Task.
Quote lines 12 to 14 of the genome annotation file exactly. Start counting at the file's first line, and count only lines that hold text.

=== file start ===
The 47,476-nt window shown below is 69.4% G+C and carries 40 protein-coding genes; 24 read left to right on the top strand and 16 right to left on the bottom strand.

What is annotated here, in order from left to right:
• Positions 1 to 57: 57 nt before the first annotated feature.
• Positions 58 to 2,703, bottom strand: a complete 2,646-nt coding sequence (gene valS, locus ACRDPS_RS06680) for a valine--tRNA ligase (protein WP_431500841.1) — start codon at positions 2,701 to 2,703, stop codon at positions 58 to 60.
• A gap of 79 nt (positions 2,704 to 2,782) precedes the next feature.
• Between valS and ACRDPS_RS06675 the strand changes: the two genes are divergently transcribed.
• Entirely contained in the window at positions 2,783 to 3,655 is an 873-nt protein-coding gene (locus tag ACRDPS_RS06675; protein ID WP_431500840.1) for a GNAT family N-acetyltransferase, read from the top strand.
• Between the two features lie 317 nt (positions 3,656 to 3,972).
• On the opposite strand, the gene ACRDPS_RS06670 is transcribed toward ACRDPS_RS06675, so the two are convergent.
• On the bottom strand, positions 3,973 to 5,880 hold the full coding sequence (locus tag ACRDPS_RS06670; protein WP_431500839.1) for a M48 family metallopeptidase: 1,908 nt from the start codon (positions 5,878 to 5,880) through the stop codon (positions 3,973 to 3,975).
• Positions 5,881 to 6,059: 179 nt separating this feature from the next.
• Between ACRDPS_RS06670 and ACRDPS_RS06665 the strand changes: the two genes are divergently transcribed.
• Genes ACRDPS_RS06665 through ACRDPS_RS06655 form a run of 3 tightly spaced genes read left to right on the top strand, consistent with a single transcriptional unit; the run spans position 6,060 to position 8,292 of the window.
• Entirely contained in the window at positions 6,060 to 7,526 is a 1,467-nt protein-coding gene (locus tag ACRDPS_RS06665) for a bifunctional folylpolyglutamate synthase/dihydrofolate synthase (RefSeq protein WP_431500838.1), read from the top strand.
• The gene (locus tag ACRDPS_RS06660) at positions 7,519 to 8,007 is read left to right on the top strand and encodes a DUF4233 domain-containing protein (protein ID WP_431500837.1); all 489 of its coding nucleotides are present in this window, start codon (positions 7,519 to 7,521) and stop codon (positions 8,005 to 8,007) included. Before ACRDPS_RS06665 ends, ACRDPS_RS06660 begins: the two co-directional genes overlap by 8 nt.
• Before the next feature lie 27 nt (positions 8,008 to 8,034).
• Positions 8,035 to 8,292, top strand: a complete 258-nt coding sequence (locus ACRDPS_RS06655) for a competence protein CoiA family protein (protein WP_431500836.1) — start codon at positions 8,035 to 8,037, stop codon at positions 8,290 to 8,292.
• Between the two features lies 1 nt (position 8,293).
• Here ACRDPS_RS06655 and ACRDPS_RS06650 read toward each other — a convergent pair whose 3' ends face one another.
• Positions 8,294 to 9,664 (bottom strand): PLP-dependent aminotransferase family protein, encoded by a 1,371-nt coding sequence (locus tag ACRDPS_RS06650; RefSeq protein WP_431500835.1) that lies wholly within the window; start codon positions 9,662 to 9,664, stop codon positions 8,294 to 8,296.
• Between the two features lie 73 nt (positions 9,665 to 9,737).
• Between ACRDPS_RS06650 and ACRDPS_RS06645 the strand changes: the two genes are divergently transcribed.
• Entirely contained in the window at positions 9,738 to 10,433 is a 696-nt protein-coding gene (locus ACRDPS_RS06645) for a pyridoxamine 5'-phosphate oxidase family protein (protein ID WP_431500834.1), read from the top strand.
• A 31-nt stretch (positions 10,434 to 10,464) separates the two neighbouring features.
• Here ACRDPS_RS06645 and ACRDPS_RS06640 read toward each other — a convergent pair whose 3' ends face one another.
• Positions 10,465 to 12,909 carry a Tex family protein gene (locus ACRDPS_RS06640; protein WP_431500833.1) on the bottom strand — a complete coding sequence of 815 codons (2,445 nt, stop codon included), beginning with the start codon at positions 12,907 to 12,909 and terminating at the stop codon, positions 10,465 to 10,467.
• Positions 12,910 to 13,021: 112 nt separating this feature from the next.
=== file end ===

• Between ACRDPS_RS06670 and ACRDPS_RS06665 the strand changes: the two genes are divergently transcribed.
• Genes ACRDPS_RS06665 through ACRDPS_RS06655 form a run of 3 tightly spaced genes read left to right on the top strand, consistent with a single transcriptional unit; the run spans position 6,060 to position 8,292 of the window.
• Entirely contained in the window at positions 6,060 to 7,526 is a 1,467-nt protein-coding gene (locus tag ACRDPS_RS06665) for a bifunctional folylpolyglutamate synthase/dihydrofolate synthase (RefSeq protein WP_431500838.1), read from the top strand.